In 2005, Senate Republicans threatened to employ the “nuclear option,” a crafty procedural rule that would allow the Senate to pass bills without the traditionally required supermajority. Democrats summarily denounced this tactic. Barack Obama said the plan “would change the character of the Senate forever” and would result in “majoritarian absolute power on either side, and that’s just not what the founders intended.” Joe Biden called it “an example of the arrogance of power. It is a fundamental power grab…I pray God when the Democrats take back control we don’t make the kind of naked power grab you are doing.” My, how the tables turn.
Admittedly, there are problems with America’s health care industry that need fixing. And in fairness, there are a few decent components to this health care reform package. It is right that the status quo on preexisting conditions were reevaluated. And putting an end to state insurance monopolies by allowing people to purchase insurance across state lines was good too. But I fear the health care reform package is generally a case of “cure worse than the disease.”
There are a number of reasons to be skeptical that this bill will do more harm than good. The Wall Street Journal estimates that it will require individuals making $44,000 per year to pay what will amount to a $608 monthly premium. I currently pay $123 per month for my Blue Shield PPO plan. I pay directly through Blue Shield and do not purchase insurance through work or anywhere else. Under this bill my plan will increase in price until it will be eradicated by 2014 and I will be forced to buy into a government “qualified plan”. I am satisfied with my coverage and do not want the federal government telling me what plans I can or can’t buy.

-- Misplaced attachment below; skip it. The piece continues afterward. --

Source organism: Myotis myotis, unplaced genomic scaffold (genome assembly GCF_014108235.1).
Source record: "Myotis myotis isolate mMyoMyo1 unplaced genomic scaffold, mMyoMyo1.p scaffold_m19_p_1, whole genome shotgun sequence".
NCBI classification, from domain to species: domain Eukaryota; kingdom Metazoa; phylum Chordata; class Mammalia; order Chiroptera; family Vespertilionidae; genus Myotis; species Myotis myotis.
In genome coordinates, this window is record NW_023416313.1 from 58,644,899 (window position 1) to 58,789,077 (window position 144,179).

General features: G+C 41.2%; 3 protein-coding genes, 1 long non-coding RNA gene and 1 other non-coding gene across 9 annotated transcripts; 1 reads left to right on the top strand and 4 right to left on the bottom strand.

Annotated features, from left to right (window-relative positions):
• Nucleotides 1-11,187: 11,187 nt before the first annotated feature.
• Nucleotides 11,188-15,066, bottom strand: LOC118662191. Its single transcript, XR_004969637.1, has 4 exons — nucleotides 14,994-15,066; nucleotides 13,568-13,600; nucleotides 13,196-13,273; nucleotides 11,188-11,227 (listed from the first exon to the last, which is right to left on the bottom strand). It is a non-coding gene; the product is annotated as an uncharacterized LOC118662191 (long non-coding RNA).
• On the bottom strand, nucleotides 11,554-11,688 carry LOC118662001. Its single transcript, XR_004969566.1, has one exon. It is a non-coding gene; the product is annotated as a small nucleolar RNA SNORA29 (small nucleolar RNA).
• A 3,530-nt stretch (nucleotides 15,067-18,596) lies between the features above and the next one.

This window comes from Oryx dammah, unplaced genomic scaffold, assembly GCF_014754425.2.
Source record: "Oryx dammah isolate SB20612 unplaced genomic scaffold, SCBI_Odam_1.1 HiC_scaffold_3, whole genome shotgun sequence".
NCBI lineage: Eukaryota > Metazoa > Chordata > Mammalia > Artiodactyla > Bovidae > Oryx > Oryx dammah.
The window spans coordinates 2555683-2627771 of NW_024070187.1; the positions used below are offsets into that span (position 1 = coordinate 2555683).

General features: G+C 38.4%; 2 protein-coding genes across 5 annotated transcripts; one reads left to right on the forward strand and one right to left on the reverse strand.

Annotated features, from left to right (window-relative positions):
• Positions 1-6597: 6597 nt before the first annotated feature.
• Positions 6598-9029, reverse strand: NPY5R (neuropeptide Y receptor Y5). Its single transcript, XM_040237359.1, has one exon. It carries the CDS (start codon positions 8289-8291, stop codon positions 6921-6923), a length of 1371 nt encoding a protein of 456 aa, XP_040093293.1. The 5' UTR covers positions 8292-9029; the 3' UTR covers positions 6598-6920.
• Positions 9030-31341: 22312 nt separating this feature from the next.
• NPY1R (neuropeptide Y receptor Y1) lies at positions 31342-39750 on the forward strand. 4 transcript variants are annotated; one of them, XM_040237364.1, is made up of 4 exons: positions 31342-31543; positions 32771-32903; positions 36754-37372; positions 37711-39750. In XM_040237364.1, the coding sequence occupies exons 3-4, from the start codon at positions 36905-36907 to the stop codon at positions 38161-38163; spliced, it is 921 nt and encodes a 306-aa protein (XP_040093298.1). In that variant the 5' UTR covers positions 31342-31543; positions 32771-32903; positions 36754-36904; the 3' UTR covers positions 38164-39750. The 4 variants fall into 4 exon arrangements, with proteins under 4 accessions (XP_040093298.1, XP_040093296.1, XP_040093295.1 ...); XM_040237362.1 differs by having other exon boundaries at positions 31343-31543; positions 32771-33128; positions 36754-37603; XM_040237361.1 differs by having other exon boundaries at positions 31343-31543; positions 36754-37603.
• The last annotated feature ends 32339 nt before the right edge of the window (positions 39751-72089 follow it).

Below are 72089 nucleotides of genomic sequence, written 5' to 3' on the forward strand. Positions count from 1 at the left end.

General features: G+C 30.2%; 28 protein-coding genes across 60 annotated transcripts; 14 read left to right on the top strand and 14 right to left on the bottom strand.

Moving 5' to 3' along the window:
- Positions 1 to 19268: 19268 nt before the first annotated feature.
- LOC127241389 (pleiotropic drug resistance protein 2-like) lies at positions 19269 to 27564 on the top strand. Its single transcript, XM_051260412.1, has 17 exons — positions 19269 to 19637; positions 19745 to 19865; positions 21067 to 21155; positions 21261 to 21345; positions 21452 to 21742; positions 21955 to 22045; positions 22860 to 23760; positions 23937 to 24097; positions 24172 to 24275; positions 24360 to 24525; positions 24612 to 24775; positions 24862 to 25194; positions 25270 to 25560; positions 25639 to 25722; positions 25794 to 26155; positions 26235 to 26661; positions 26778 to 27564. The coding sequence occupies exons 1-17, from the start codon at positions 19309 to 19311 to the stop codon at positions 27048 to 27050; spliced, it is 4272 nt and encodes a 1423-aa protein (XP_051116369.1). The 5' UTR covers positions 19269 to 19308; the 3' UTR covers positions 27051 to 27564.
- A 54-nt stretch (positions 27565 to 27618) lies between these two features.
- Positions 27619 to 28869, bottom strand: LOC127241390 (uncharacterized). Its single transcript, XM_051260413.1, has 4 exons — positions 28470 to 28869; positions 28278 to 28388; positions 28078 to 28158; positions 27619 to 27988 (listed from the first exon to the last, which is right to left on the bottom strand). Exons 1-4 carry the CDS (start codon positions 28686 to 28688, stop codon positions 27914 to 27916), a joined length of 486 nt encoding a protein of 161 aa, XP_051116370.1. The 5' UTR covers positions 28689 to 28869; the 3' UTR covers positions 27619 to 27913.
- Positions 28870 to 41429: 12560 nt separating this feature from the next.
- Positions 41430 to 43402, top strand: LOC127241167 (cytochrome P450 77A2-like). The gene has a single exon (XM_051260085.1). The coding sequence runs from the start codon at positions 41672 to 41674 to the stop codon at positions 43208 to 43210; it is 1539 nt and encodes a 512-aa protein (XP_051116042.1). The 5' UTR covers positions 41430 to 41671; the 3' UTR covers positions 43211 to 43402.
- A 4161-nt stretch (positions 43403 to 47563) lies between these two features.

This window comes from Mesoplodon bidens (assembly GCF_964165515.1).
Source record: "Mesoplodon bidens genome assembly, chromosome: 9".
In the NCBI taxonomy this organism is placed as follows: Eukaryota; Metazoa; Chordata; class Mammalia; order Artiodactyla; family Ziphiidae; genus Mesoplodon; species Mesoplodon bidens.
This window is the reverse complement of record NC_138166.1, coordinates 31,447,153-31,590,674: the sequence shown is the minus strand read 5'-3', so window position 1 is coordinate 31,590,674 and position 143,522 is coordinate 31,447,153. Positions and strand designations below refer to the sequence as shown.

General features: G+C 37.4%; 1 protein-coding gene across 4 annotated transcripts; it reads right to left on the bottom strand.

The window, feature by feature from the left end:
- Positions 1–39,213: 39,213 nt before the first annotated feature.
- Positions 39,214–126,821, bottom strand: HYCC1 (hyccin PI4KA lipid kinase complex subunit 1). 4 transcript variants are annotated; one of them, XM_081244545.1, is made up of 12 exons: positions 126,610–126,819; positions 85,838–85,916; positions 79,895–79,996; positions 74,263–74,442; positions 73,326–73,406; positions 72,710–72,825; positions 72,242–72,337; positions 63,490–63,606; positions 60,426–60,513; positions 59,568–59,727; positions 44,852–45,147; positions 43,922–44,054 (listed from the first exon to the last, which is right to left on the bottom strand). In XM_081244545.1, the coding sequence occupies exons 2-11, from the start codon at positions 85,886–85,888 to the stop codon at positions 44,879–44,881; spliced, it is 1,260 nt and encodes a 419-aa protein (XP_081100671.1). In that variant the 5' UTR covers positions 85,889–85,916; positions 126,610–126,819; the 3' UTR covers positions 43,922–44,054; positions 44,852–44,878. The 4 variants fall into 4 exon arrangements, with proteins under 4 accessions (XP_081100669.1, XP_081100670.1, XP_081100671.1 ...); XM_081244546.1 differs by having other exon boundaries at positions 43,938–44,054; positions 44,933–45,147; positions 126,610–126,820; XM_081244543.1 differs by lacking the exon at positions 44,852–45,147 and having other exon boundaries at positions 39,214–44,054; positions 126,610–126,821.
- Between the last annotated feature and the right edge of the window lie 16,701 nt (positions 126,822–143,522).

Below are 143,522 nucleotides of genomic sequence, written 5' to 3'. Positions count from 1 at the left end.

Determining the cost of this health care reform package is tricky. The bill costs our country $940 billion dollars, a scary proposition for a bankrupt nation that is borrowing 40 cents out of every dollar from China. But Democrats in Congress claim that it will actually reduce the deficit by $143 billion over a ten-year period. However, the reason the Democrats can say this bill reduces the deficit is because the most expensive elements of the reform package have been shifted onto another spending bill which is being passed alongside the health care bill. This maneuver allows them to say that the reform package itself isn’t expensive, even though its partner package is.
Besides, when has a government entitlement program ever come in on budget? Medicare costs over seven times what it was projected to cost when it was first passed. Social Security and Medicare were promoted by FDR and LBJ as cost-efficient safety nets for future generations. Instead, they have resulted in over $80 trillion in unfunded liabilities – an average of $450,000 per American household. Fuzzy math is bad math.
Democrat leaders in Washington have made much of the fact that their bill is modeled after the bipartisan one passed four years ago in Massachusetts. But that program was openly designed to increase coverage, not reduce costs. Increase coverage, it has – some 98 percent of Massachusetts residents possess health insurance. Reduce costs, it certainly hasn’t – Massachusetts’ health insurance premiums are the highest in the nation.
Like any piece of legislation, parts of the Massachusetts program were good, and other parts, bad. Why, then, must we now subject all fifty states to a one-size-fits-all solution that will almost certainly produce unintended fiscal consequences for consumers? What works in Massachusetts may not necessarily work in Wyoming, and what requires fixing in California may be different from what requires fixing in Maryland. Let each state operate, as Justice Brandeis once put it, as “laboratories of democracy,” and don’t impose a single, sweeping solution to a complicated problem.